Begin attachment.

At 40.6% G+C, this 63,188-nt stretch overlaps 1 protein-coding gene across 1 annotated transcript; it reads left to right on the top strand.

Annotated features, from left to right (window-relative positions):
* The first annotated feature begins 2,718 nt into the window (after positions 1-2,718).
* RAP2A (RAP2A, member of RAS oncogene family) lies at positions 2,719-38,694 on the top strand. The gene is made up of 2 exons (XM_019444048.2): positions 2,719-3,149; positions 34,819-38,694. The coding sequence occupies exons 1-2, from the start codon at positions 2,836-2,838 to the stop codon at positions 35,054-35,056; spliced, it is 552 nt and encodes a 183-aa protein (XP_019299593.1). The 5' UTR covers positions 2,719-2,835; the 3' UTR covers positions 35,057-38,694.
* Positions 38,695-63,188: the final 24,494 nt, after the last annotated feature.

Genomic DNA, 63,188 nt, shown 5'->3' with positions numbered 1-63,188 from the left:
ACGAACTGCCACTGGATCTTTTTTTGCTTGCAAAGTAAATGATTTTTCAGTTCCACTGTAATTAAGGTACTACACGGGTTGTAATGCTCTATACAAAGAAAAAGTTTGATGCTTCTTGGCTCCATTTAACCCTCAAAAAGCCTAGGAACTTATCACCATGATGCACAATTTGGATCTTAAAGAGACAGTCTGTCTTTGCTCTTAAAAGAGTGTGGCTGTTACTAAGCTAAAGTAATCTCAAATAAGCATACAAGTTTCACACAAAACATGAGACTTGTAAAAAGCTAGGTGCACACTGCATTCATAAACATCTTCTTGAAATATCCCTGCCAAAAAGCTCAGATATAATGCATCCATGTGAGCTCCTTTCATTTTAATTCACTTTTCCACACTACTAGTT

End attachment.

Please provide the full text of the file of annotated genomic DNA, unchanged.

At 40.6% G+C, this 63,188-nt stretch overlaps 1 protein-coding gene across 1 annotated transcript; it reads left to right on the top strand.

Annotated features, from left to right (window-relative positions):
* The first annotated feature begins 2,718 nt into the window (after positions 1-2,718).
* RAP2A (RAP2A, member of RAS oncogene family) lies at positions 2,719-38,694 on the top strand. The gene is made up of 2 exons (XM_019444048.2): positions 2,719-3,149; positions 34,819-38,694. The coding sequence occupies exons 1-2, from the start codon at positions 2,836-2,838 to the stop codon at positions 35,054-35,056; spliced, it is 552 nt and encodes a 183-aa protein (XP_019299593.1). The 5' UTR covers positions 2,719-2,835; the 3' UTR covers positions 35,057-38,694.
* Positions 38,695-63,188: the final 24,494 nt, after the last annotated feature.

Genomic DNA, 63,188 nt, shown 5'->3' with positions numbered 1-63,188 from the left:
ACGAACTGCCACTGGATCTTTTTTTGCTTGCAAAGTAAATGATTTTTCAGTTCCACTGTAATTAAGGTACTACACGGGTTGTAATGCTCTATACAAAGAAAAAGTTTGATGCTTCTTGGCTCCATTTAACCCTCAAAAAGCCTAGGAACTTATCACCATGATGCACAATTTGGATCTTAAAGAGACAGTCTGTCTTTGCTCTTAAAAGAGTGTGGCTGTTACTAAGCTAAAGTAATCTCAAATAAGCATACAAGTTTCACACAAAACATGAGACTTGTAAAAAGCTAGGTGCACACTGCATTCATAAACATCTTCTTGAAATATCCCTGCCAAAAAGCTCAGATATAATGCATCCATGTGAGCTCCTTTCATTTTAATTCACTTTTCCACACTACTAGTT